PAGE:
In January 2005, the oversight responsibility of the Post-Approval Studies Program was transferred to the Division of Epidemiology (DEPI) of the Office of Surveillance and Biometrics (OSB)/Center for Devices and Radiological Health (CDRH).
The CDRH Post-Approval Studies Program encompasses design, tracking, oversight, and review responsibilities for studies mandated as a condition of approval of a premarket approval (PMA) application, protocol development product (PDP) application, or humanitarian device exemption (HDE) application. The program helps ensure that well-designed post-approval studies (PAS) are conducted effectively and efficiently and in the least burdensome manner.
CDRH has established an automated, internal tracking system that efficiently identifies the reporting status of active PAS studies ordered since January 1, 2005 based on study timelines incorporated in study protocols and agreed upon by the CDRH and applicants. This system represents CDRH's effort to ensure that all PAS commitments are fulfilled in a timely manner.
In addition, CDRH launched this publicly available webpage to keep all stakeholders informed of the progress of each PAS. The webpage displays general information regarding each PAS, as well as the overall study status (based on protocol-driven timelines and the adequacy of the data) and the applicant's reporting status for each submission due.
This is a prospective, one armed, non-randomized, observational, multi-site study. The purpose of this study
is to examine, through the endpoints established in this protocol, the long-term safety and
effectiveness of the Talent Abdominal Stent Graft System, in a post-approval environment.This study incorporates the Test Group from the Talent Abdominal PMA (eLPS cohort), consisting of 166 subjects. In addition, 94 new subjects will be prospectively enrolled to compliment the PMA subjects. All subjects are followed for a total of 5 years following initial implantation.
Study Population Description
Subjects will include patients diagnosed with an abdominal aortic or aorto-iliac aneurysm that are considered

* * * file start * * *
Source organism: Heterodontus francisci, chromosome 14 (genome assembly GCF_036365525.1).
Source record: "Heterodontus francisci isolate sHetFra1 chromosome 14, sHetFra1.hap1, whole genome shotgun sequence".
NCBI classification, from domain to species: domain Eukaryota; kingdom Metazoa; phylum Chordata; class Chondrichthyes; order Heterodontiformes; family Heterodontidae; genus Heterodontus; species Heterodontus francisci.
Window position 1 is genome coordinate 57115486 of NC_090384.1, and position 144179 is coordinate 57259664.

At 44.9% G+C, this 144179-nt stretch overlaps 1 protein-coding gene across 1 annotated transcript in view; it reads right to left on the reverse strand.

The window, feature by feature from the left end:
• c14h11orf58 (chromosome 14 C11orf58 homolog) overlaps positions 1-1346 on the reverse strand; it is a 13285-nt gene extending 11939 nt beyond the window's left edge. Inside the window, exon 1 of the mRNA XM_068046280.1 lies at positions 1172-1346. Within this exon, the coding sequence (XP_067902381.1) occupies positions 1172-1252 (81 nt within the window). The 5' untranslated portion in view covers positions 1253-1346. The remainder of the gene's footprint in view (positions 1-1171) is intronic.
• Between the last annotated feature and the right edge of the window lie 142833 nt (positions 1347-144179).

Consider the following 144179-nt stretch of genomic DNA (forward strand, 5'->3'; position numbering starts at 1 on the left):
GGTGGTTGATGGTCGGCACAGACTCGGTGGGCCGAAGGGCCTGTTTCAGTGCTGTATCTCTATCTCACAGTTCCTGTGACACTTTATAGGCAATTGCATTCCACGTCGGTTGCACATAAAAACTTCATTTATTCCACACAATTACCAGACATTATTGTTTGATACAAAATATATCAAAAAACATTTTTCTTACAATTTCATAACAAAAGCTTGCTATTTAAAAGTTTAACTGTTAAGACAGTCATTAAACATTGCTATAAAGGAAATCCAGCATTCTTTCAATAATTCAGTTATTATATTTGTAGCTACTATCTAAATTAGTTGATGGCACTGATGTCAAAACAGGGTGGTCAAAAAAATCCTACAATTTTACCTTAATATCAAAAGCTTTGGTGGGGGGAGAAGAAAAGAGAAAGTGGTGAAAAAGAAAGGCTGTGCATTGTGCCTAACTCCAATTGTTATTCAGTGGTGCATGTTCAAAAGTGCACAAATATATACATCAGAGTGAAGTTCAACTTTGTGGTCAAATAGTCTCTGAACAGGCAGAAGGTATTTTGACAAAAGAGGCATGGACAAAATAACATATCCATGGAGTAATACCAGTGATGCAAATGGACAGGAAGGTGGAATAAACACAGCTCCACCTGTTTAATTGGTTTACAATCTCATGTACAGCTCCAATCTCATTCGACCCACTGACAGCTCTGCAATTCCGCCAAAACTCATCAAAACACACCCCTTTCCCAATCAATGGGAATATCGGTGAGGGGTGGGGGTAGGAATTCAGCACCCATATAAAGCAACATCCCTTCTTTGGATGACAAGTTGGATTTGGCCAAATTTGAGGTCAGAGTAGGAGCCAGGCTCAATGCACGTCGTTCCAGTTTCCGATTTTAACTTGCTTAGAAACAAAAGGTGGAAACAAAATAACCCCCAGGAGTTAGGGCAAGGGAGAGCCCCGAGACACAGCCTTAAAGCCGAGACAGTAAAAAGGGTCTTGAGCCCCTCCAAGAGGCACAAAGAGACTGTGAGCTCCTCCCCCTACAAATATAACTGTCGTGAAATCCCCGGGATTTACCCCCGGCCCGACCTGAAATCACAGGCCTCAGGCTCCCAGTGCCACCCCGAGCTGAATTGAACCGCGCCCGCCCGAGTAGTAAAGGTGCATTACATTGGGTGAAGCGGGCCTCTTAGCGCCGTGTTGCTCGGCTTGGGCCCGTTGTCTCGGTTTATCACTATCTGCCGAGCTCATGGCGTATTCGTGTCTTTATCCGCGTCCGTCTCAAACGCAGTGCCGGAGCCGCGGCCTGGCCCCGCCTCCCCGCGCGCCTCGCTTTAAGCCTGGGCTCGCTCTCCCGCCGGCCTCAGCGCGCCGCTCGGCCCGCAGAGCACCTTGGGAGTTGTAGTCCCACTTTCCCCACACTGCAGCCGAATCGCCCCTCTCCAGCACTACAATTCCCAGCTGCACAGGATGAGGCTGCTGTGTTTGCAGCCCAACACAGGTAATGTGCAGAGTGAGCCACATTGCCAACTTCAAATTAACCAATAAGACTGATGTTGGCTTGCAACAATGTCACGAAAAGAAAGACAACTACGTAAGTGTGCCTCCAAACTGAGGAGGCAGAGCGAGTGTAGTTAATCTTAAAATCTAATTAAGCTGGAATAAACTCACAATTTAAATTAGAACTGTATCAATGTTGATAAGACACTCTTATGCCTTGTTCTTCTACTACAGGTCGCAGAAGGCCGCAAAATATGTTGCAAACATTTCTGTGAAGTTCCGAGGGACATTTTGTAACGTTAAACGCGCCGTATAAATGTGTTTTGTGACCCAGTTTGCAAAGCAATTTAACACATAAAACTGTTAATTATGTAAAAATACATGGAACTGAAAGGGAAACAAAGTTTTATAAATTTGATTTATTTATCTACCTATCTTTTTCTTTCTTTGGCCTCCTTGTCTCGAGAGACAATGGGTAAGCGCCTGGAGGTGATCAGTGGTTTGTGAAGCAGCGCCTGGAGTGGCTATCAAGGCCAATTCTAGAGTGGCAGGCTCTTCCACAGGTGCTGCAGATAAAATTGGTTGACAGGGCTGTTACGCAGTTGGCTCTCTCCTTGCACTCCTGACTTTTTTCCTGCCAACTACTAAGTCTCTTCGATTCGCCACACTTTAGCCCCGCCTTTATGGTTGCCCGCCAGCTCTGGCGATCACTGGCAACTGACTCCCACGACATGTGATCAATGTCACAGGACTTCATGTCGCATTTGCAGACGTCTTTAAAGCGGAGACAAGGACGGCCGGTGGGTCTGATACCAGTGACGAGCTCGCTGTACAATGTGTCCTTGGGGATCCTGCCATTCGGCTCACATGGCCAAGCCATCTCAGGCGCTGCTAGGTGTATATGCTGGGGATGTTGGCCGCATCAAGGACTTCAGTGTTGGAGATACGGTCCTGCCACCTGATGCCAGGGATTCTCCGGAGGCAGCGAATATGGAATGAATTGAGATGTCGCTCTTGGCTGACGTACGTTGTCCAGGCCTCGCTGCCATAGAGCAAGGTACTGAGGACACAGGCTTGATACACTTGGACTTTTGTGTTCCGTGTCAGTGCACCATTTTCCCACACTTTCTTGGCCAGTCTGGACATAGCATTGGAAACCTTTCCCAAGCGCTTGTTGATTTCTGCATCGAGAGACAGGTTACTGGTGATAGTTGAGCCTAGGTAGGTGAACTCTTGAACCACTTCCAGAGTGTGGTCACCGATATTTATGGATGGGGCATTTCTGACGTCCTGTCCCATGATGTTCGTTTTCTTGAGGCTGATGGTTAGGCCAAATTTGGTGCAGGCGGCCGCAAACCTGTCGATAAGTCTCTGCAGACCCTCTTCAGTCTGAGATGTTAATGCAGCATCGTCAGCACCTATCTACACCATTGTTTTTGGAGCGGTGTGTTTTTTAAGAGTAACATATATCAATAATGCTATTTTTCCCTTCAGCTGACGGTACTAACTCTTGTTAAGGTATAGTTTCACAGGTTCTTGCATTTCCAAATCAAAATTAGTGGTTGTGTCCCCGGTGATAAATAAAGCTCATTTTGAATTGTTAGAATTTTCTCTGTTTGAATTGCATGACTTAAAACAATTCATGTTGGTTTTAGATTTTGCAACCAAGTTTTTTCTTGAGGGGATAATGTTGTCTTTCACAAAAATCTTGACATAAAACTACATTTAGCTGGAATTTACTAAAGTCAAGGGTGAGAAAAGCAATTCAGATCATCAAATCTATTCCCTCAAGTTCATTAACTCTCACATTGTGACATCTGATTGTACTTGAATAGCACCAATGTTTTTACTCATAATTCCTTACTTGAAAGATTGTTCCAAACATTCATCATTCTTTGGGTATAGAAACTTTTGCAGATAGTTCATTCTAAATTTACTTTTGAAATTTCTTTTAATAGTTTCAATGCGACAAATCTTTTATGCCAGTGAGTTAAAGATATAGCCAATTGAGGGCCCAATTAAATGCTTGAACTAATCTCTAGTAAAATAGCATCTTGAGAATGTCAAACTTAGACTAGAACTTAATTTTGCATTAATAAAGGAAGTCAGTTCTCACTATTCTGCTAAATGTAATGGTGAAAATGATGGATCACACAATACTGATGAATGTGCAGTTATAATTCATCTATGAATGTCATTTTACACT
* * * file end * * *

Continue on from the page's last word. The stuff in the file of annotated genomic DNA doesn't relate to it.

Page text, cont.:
candidates for endovascular repair, per the FDA approved indications for use. The stent graft is indicated for the endovascular treatment of abdominal aortic aneurysms with or without iliac involvement having: 1) Iliac/femoral access vessel morphology that is compatible with vascular access techniques, devices, and/or accessories; 2) - A proximal aortic neck length of > 10 mm; 3) Proximal aortic neck angulation < 60 ; 4) Distal iliac artery fixation length of > 15 mm; 5) An aortic neck diameter of 18-32 mm and iliac artery diameters of 8-22 mm; and 6) Vessel morphology suitable for endovascular repair.
166 subjects from the premarket cohort, 94 new subjects from 20-30 sites
Primary endpoint: Freedom from aneurysm-related mortality at 5 years. Death from rupture of the abdominal
aortic aneurysm or from any procedure intended to treat the abdominal aortic aneurysm. If a death occurred within 30 days of any procedure intended to treat the abdominal aortic aneurysm, then it is presumed to be aneurysm related.
Followup Visits and Length of Followup
Subjects are followed at 1-month, 6-months, 12-months, 24 months, 36 months, 48 months, and 60
months post-implant. Total duration of follow-up is 5 years.
Final Study Results
Actual Number of Patients Enrolled
Actual Number of Sites Enrolled
Patient Followup Rate
Final Safety Findings
There were three aneurysm-related deaths in the first 30 days, two more in year one,
one in year two, and one in year three. The Kaplan-Meier estimate for freedom from AAA-related mortality was 97.0% at five years (lower 95% limit of confidence interval at five years was 95.0%). There were very few aneurysm ruptures, conversions to open surgery, problems with stent graft patency, integrity, or migration, Type I and III endoleaks have remained at less than 3% annually combined.
Final Effectiveness Findings
Technical implant success was 98%
Study Strengths and Weaknesses
Although mortality, aneurysm-related mortality, and secondary procedures were found to be higher than that in
males, and although the major adverse event rates were found to be higher in non-whites than in whites, the sample sizes for females (n = 33) and non-whites (n = 19) were far too small for adequate statistical comparisons of these variables.